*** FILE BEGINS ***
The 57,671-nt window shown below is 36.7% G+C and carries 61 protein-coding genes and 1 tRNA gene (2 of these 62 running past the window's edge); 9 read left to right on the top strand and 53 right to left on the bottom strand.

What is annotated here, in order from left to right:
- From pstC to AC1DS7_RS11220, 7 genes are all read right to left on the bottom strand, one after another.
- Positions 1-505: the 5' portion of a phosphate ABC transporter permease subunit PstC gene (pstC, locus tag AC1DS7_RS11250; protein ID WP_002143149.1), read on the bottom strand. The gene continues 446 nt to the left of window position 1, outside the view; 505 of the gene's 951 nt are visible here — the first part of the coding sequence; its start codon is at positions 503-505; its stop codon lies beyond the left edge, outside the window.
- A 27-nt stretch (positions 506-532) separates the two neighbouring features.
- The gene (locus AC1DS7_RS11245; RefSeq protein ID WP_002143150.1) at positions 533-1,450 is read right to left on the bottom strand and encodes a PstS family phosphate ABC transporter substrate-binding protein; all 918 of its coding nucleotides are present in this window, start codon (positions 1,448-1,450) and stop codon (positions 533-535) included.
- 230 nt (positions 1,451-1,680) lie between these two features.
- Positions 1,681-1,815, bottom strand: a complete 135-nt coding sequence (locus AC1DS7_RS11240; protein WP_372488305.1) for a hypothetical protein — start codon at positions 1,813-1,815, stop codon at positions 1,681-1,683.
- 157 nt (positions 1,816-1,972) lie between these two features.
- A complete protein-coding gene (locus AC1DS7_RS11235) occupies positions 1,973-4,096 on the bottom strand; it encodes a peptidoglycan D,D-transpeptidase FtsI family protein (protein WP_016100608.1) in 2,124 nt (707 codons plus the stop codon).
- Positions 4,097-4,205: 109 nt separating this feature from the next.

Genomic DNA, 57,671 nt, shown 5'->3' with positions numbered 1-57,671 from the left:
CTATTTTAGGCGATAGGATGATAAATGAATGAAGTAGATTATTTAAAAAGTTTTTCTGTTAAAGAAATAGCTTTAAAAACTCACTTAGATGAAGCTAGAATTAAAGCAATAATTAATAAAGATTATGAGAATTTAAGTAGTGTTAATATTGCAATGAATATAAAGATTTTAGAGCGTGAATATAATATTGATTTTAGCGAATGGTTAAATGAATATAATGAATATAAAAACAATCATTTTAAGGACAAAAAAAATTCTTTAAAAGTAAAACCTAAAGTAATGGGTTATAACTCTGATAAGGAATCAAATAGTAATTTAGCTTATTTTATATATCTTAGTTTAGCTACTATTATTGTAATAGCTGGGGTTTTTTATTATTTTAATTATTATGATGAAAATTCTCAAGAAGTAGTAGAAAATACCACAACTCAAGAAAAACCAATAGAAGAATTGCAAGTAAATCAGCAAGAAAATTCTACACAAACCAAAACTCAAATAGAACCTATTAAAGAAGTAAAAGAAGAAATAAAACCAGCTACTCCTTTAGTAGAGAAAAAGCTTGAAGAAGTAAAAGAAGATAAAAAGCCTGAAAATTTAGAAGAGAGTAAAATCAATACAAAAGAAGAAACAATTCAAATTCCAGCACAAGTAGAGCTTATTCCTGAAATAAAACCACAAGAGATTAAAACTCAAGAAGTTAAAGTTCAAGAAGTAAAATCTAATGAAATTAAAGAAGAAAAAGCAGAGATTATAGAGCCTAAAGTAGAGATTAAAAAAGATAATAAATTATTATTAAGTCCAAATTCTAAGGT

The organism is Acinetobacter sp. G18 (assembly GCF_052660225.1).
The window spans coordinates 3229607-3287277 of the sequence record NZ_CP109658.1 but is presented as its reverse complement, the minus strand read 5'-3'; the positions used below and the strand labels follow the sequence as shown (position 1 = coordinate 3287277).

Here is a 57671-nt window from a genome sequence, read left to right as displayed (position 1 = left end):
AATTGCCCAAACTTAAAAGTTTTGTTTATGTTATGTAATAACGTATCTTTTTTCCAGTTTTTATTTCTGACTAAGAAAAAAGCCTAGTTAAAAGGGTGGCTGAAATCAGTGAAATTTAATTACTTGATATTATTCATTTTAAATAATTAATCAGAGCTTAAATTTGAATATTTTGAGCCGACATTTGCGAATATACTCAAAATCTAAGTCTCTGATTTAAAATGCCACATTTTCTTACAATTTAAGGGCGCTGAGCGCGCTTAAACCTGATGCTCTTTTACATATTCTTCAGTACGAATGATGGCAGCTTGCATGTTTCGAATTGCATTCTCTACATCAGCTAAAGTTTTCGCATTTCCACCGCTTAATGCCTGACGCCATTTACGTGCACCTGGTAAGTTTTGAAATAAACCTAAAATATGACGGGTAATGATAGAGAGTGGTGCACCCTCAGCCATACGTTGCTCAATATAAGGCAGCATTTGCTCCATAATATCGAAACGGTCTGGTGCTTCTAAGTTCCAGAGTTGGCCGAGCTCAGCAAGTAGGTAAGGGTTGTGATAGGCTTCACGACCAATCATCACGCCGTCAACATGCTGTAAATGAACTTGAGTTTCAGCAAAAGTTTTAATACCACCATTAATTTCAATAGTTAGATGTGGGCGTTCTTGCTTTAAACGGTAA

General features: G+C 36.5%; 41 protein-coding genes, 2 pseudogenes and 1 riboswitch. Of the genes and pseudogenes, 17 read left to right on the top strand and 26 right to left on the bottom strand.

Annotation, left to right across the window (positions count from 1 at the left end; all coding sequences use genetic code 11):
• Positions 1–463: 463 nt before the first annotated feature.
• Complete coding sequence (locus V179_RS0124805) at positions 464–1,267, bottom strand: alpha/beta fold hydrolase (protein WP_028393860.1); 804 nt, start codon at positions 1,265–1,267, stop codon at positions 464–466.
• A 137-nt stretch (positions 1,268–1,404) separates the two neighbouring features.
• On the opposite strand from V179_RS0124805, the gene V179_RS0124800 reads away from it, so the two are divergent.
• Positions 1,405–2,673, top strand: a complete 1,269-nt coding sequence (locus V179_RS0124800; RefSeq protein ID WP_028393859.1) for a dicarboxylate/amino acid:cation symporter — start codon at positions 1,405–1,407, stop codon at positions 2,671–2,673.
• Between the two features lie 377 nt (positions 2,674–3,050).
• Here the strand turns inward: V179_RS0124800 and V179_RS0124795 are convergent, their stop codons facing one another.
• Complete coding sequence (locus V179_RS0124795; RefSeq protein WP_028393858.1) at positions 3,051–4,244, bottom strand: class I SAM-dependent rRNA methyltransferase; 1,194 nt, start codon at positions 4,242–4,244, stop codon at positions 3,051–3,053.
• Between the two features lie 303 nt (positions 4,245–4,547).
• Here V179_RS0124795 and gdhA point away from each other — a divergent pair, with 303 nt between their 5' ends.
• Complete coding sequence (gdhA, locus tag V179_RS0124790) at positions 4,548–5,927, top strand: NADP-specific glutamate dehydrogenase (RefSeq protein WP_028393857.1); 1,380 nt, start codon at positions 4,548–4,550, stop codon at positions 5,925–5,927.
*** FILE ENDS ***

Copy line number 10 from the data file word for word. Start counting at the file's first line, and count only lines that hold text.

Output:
- A complete protein-coding gene (locus AC1DS7_RS11235) occupies positions 1,973-4,096 on the bottom strand; it encodes a peptidoglycan D,D-transpeptidase FtsI family protein (protein WP_016100608.1) in 2,124 nt (707 codons plus the stop codon).